Overnight, it seemed that creativity gurus everywhere were teaching managers how to think outside the box.Management consultants in the 1970s and 1980s even used this puzzle when making sales pitches to prospective clients.Although studying creativity is considered a legitimate scientific discipline nowadays, it is still a very young one. One of Guilford’s most famous studies was the nine-dot puzzle. Guilford was one of the first academic researchers who dared to conduct a study of creativity.In other words, the “trick” was revealed in advance.Would you like to guess the percentage of the participants in the second group who solved the puzzle correctly?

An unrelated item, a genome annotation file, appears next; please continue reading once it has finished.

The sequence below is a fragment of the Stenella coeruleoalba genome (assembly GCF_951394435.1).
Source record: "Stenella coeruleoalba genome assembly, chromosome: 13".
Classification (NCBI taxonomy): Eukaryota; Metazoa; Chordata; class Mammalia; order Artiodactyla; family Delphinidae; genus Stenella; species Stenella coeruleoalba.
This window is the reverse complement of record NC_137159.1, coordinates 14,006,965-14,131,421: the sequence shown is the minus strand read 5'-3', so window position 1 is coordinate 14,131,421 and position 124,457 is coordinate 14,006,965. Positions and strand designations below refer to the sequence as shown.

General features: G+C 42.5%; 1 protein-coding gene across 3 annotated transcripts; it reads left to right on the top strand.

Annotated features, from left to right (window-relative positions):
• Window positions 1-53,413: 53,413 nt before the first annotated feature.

If you have tried solving this puzzle, you can confirm that your first attempts usually involve sketching lines inside the imaginary square.That this advice is useless when actually trying to solve a problem involving a real box should effectively have killed off the much widely disseminated—and therefore, much more dangerous—metaphor that out-of-the-box thinking spurs creativity.After all, with one simple yet brilliant experiment, researchers had proven that the conceptual link between thinking outside the box and creativity was a myth. But you will find numerous situations where a creative breakthrough is staring you in the face.He challenged research subjects to connect all nine dots using just four straight lines without lifting their pencils from the page.Today many people are familiar with this puzzle and its solution.For example, there have been some theories such as those of Schopenhauer (see his remarks about Genius) and Freud (see his remarks about Sublimation) that propose creativity is something more like a capacity provided by nature rather than one acquired or learned from the environment.